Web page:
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- Corrector Yui: Haruna was supposed to be the Corrector instead of Yui, but the moment she finally takes the reins, Drosser (the Evil A.I. Big Bad) decides to go "Let's Get Dangerous!" and practically curb-stomped-slash-corrupted her in her very first battle. It turned out that Drosser had a crush on Yui and decided to manipulate events so she would become the Corrector because that way he would be able to meet her better, fulfill her Magical Girl fantasies... and he was holding back because he didn't wanted to hurt her (bad).
- As a failsafe, Fox Kids purchased an alternate ending for the first story arc of Digimon Adventure, where it's said the kids were found to not be the Digidestined after all, and were sent home.
- Happens routinely in The Twelve Kingdoms. Each of the titular kingdoms is rules by an immortal god-king/queen, chosen by a Kirin. Unfortunately, despite the inherently virtuous Kirin always having the best intentions, they DO screw up sometimes, and puts someone on the throne who'll crack under the pressue, turn into a vicious tyrant, or let the kigndom decay while wallowing in base hedonism. Worse, this world runs by Fisher King rules - a poor king leads to natural disasters, droughts and floods, and even monster-invasions. The series starts when the Kirin Keiki tracks down an Ordinary High-School Student from our world to be the new Queen of Kei - after his previous choice ended very, very badly. Considering this track-record, a lot of the kingdom's people are rather worried about this apparent Chosen Zero...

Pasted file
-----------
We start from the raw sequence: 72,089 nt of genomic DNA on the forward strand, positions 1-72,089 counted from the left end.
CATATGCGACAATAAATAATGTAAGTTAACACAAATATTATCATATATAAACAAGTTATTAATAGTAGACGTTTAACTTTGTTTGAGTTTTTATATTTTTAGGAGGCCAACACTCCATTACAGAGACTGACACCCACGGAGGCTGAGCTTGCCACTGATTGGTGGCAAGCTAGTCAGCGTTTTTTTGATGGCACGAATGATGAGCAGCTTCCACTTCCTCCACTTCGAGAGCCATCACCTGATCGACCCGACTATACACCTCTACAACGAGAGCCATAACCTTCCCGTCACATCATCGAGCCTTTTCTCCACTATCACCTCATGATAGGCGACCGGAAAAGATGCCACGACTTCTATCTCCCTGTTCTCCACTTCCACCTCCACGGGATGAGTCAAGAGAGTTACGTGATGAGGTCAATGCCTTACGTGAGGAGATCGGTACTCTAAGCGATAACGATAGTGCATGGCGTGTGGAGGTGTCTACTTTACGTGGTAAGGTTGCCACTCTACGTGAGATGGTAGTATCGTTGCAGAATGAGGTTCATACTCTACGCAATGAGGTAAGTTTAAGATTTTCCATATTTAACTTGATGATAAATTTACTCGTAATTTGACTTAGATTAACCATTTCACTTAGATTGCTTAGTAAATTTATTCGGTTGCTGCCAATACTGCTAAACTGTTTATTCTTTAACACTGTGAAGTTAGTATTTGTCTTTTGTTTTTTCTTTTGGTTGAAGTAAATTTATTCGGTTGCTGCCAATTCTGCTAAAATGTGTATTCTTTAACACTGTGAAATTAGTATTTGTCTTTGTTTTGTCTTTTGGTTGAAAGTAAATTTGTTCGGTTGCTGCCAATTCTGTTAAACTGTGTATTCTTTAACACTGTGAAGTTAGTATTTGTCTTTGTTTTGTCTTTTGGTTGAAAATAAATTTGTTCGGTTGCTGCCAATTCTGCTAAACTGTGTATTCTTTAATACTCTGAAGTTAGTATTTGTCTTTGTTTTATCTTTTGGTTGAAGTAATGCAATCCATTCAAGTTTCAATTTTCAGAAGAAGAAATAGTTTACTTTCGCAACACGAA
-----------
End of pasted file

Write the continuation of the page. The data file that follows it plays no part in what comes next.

- Michael Rhodes in Birthright was believed to save the realm of Terrenos from God-King Lore by a sketchy prophecy that not many people believed in the first place. He is trained as a mighty warrior, but when the climatic confrontation against his enemy happens, he gets defeated and strikes a deal with said dark lord to become his enforcer if he gets sent back to Earth. Doubly subverted when it turns out that the prophecy was never real to begin with and Terrenos was already saved a long time ago... By Lore himself who at one point was a heroic figure who mysteriously turned evil, incidentally making him qualify for this trope.
Films — Live-Action
- Smith from Kaboom is believed by a cult led by his presumed deceased father to be their Messianic chosen one meant to rule the world after they destroy it in a nuclear holocaust. Before the cult could get Smith to safety however, the cult's leader sets off the nukes anyway, destroying the planet entirely.
- In Spy Kids 3-D: Game Over, a group of Beta-testers believe that Juni is "The Guy", a player believed to be the one to lead them to the prize. Just as they begin to have doubts about this, The Real Guy appears and takes the lead. Right after he opens the doorway to the fifth and final level, The Real Guy is struck by lightning which One-Hit Kills him instantly (in-spite of his 100 lives). Juni is then reinstated as The Guy shortly after.
- In the Star Wars saga, Anakin, believed to be the Chosen One, falls to the Dark Side and becomes a Sith. It's ultimately subverted when years later, he's redeemed by his son and kills Palpatine, bringing balance to the Force at last.